At the end of last week, students were informed via email that Harding was suspending the retrieval of personal belongings from dorms for the time being. Over the last few weeks, students have been signing up for times to return to campus and vacate their living spaces. For now, however, students who have not retrieved their belongings will have to wait a while longer, Zach Neal, assistant vice president of student life, said in the email.
“We are cautious and deliberate with each step made in this process,” Neal said in the email. “With an increase of shelter in place restrictions nationwide, University leadership feels it is time to suspend the retrieval of belongings. In the meantime, please rest assured that your belongings remain secure behind a locked door in a locked residence hall.”
Neal apologized for the difficulties this may cause and encouraged students who have extenuating circumstances to email the Office of Student Life.
The move-out process has looked more different this year than ever before. Some students collected their belongings in the last few weeks before the University suspended the process.
“Normally, moving out provides a sort of closure at the end of the school year,” senior Abigail Curtis said. “This year, though, it was pretty jarring. There weren’t hugs and goodbyes from friends as we went our separate ways for the summer. It was just me and my parents in the empty dorm, loading the car in the rain.”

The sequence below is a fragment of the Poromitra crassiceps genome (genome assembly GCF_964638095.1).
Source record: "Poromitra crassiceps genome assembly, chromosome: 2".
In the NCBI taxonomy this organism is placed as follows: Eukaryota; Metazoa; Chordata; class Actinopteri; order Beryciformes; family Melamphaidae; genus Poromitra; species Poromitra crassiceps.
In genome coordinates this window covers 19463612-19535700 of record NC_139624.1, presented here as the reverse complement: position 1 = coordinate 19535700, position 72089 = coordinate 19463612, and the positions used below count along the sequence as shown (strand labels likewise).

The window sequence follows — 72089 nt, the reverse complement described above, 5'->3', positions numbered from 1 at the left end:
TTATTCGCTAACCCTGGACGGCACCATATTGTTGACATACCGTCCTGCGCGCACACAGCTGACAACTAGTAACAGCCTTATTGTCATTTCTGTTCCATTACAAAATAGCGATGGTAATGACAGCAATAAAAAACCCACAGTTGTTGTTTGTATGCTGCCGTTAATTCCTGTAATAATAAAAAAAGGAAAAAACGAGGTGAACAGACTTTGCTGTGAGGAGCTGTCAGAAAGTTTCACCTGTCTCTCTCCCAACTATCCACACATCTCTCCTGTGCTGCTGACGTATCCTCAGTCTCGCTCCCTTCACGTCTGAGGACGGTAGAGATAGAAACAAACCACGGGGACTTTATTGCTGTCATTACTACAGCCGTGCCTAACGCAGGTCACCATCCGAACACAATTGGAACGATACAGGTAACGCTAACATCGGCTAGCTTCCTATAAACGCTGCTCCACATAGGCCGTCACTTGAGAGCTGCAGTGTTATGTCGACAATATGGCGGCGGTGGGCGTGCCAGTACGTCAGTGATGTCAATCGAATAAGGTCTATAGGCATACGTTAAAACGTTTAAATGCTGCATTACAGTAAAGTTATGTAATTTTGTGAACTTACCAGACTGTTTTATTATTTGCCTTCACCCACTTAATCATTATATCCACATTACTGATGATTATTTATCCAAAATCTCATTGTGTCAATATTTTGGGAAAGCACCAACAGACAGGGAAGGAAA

Before this week, some students traveled multiple hours to retrieve decorations, clothes and possessions from their rooms. However, roommates are the one thing a suitcase is not big enough for. Junior Olivia Nutt lived in Pryor Hall and noted the difficulty of being separated from her roommates.
“The distance from my roommates has been the hardest part about all of this for me, as I am sure for many others,” Nutt said. “The fact of the matter is that I couldn’t care less about where it is that I am, as long as I am living with them.”
Roommates and friends are now on opposite ends of the country, and some may never get the chance to live together again. This is the case for junior Sam Westbrook, who lived in Graduate Hall.
“Being away from my roommates has been hard,” Westbrook said. “We used to hang out all the time, and since being long distance, we haven’t talked as much. They are all seniors, so I won’t be able to room with them again.”
When students mout at the end of the year, resident assistants (RA) are usually responsible for thorough room inspections and procedures for the students living on their halls. However, the normal responsibilities of an RA do not apply this spring semester. Junior Jackson Duncan was an RA for Allen Hall and said he noticed how different moving out was for him this semester.
“RAs move out just as every other student in the dorm would,” Duncan said. “We cleaned out everything, filled out a sheet and turned in the room key. No one actually inspected anything.”
Before moving out was postponed, students communicated directly with their residence life coordinators (RLC) instead of first contacting the RAs. Kara Chalenburg, RLC for Searcy Hall, communicated with her residents via email, Google Forms and Remind 101 text messages.
“We still have office hours, and we are still answering phone calls,” Chalenburg said. “We still communicate with our students. We are still here for everybody. Everyone is just trying to find a new normal.”
For now, students who have not moved out of dorms are asked to stay away until being told otherwise. Neal said students would be communicated with on a weekly basis regarding the future plans to retrieve their belongings.